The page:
So why does a bike that has no mechanical or electrical problems need to go to the bike shop twice in 1,000 miles? Because Bosch designed their system so that a maintenance required indicator comes on every 500 miles (see wrench icon in bottom right corner of image). Once the icon comes on, it can only be reset by an authorized Bosch dealer using Bosch diagnostics software.

The joke among e-bike riders is that Bosch should change the maintenance icon (wrench) to dollar signs ($$$) because that’s what the icon really means. The bike doesn’t need service every 500 miles, the rider just has to pay to have it turned off. Perhaps it’s just an attempt by Bosch to bring revenue in to the local bike shops to help them pay for their expensive Bosch’s dongle and diagnostic software.

The maintenance of my Bosch e-bike is the most expensive of any bike that I’ve every owned. I don’t know if I would buy a Bosch system again knowing that Bosch intentionally created recurring hidden costs in their product that have no added value to the customer.

Ken Whittaker


The Magicshine SEEMEE 200 Taillight

Magicshine SEEMEE 200 Taillight

I rarely do product reviews. When I do, it is always of a product that I chose for my own use and paid for with my own money. I do not benefit in any way by a product review. I share my opinion of a product with the visitors to this website so they might benefit from my experience with the product. With that said, let me tell you about the Magicshine SeeMee 200 taillight.

If you’ve read my blog post BE EYE-CATCHING FLASHY you already know that I am a big advocate of cyclists making themselves more visible to drivers by using lights on their bicycles day and night. Unfortunately, a good set of lights can be very pricy. However, there are some very good lights available at very reasonable prices. One of these lights is the Magicshine SeeMee 200 taillight. So, what makes it a great light?

The Magicshine SeeMee 200 taillight features are:

  • Small – 32x28x43mm
  • Light – 1.4oz
  • Very Bright – 200 LM Output
  • Highly Visible – Up to 2 miles
  • Waterproof – IPX6
  • Smart – Motion Brake Sensor 200LM
  • Rechargeable – Micro USB cable included
  • Battery level indicator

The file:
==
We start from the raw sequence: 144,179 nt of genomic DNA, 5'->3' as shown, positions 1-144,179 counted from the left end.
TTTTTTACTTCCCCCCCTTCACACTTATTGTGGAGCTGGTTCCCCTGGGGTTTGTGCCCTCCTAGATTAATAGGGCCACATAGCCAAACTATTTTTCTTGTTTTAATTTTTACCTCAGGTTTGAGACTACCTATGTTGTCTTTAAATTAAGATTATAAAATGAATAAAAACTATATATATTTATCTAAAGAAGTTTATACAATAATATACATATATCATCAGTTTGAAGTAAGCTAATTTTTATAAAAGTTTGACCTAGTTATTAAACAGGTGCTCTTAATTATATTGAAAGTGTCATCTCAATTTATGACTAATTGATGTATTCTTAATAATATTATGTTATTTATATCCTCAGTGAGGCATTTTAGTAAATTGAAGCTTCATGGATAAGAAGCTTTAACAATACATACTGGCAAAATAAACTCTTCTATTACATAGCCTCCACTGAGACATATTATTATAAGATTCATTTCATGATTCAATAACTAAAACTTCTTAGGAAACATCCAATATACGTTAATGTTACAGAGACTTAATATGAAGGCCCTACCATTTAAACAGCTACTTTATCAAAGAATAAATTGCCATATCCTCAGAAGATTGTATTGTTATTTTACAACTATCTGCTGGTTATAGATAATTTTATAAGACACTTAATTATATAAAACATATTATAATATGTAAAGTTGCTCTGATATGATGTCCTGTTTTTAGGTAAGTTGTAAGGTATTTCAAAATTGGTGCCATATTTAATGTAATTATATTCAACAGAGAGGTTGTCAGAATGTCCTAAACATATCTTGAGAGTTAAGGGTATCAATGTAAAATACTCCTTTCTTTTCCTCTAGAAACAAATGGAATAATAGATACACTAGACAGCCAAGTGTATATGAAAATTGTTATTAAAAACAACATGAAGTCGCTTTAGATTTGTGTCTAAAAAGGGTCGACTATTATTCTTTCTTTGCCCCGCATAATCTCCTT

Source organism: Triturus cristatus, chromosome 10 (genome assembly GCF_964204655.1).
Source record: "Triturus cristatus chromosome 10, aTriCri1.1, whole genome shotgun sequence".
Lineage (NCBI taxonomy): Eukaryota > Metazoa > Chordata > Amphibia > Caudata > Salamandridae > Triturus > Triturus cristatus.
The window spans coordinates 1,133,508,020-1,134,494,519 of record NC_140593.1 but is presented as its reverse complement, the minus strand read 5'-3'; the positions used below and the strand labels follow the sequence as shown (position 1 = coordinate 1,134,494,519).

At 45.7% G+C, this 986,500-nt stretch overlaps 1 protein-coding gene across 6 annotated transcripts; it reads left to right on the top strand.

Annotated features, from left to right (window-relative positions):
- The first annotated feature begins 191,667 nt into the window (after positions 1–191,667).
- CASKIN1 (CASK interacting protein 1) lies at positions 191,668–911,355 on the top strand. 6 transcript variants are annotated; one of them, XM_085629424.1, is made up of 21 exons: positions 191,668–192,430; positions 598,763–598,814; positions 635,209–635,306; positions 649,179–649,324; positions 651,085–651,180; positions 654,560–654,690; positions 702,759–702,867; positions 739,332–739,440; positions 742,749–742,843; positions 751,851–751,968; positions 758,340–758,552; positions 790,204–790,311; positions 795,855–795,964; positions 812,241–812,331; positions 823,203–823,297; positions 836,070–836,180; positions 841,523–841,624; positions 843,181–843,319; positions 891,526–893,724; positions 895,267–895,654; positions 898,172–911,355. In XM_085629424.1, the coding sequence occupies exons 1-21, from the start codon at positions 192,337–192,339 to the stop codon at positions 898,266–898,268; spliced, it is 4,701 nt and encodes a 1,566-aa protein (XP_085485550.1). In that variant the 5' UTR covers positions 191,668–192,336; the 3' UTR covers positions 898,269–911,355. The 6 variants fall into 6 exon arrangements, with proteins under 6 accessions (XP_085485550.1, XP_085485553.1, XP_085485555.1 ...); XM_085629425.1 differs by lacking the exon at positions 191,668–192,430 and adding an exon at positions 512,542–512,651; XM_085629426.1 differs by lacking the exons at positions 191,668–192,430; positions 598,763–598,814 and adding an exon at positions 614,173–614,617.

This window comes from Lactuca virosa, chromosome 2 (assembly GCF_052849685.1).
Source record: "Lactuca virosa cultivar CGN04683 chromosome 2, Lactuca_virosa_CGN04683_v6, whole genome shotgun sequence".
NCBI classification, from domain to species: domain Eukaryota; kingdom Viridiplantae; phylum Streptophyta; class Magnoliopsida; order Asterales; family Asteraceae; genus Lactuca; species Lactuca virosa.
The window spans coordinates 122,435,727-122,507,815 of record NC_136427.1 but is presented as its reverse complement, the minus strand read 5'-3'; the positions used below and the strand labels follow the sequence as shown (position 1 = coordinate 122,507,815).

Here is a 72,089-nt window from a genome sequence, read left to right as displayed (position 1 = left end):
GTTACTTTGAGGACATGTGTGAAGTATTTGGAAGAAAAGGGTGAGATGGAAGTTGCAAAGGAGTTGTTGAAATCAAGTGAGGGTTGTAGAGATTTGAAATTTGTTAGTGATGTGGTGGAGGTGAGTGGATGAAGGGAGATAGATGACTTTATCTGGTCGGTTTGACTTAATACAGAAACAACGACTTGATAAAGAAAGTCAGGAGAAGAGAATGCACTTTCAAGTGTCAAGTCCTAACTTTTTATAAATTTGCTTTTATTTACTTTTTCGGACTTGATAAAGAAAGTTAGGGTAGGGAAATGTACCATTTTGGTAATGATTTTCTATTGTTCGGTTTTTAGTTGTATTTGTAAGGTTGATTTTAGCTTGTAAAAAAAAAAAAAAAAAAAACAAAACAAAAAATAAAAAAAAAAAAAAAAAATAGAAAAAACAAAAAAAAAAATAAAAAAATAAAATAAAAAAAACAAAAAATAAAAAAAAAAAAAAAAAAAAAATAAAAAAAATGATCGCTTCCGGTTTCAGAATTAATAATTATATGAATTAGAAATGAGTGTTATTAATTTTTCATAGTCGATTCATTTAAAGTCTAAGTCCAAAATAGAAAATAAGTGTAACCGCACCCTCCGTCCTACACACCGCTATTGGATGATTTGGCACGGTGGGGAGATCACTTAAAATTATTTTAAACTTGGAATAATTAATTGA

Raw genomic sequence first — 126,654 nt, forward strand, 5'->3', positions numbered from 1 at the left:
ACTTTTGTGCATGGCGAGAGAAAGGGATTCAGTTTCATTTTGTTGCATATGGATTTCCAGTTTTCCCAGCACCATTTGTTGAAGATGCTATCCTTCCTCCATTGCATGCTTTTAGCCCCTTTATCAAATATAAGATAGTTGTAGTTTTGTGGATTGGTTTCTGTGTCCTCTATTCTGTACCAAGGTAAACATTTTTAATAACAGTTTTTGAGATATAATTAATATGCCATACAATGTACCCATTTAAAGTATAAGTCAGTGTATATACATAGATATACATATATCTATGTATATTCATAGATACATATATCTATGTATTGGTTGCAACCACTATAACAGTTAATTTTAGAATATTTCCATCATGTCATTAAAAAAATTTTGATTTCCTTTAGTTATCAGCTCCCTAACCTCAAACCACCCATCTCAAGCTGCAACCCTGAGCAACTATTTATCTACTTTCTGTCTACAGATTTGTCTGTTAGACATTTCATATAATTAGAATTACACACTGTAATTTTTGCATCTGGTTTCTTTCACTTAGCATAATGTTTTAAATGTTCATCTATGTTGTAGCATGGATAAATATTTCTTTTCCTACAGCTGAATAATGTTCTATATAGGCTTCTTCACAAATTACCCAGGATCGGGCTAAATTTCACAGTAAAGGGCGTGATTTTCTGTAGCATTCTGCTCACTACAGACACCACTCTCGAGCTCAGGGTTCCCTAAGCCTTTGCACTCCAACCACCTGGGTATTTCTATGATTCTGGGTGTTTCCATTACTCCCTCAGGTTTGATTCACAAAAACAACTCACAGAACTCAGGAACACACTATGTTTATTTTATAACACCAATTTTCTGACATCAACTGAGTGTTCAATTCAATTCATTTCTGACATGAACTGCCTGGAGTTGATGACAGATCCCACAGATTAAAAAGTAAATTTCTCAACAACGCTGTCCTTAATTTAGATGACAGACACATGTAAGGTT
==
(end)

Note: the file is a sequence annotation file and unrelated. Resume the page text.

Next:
• Multiple lighting modes – 3 constant (30, 70 and 140 LM), 4 flashing (all 140 LM), and 2 smart modes
  • 360 degree visibility – Innovative auxiliary tracing light that shines a beam on the ground for visibility in all directions.
  • Runtime – 2.5 to 50 hours depending on mode.
  • Low Power Mode – When battery reaches 5% chare, it automatically goes to economic flashing mode(30LM).
  • Inexpensive – MSRP $44.99

This is a great light at the MSRP $44.99, but luckily I was able to purchase one on sale directly from Magicshine for $38.24 with free shipping, customs and tax included. But don’t take my word for it. See for yourself. Pictures speak louder than words.

Magicshine SEEMEE 200 Taillight with Tracing Light at night

The innovative auxiliary tracing beam of light on the ground adds a level of visibility that I’ve never seen before with any other taillight.

Ken Whittaker


Is AliExpress a Bargain?

When I first learned about AliExpress I was really excited about the bargains. However, there are several drawbacks to buying directly from sellers in China.

I’ve experienced all of the following:

  • Very slow deliveries.
  • Difficult communications.
  • Hefty foreign transaction fee.
  • Customs delays
  • Complicated and expensive import taxes.
  • Low quality and counterfeit items.
Magicshine Seemee 200

For example, with my most recent purchase the saving seemed to outweigh the risks. Besides, AliExpress had a MONEY BACK GUARANTEE, “We promise your money back if the item you received is not as described, or if your item is not delivered within the Buyer Protection period.” Since I wanted to buy a Magicshine Seemee 200 Bike Tail Light, I ordered one. The seller estimated that the delivery time would be between 20-38 days. After waiting 80 days I requested a refund under the Buyer Protection period. Although the seller would not honor the guarantee and refused to give me a refund, I submitted a dispute with AliExpress and they quickly refunded my money.

When the item finally arrived the seller immediately sent me a message asking that I return the item but refused to pay for the return shipping. In retrospect, the minimal savings about 10% was not worth the hassle. In fact, I have since found the light from local sellers cheaper, delivered the next day and will pay the shipping for returns.

So if you are looking for bargains with Aliexpress sellers, buyer beware! The real cost in time and aggravation may be much higher than you think.

Ken Whittaker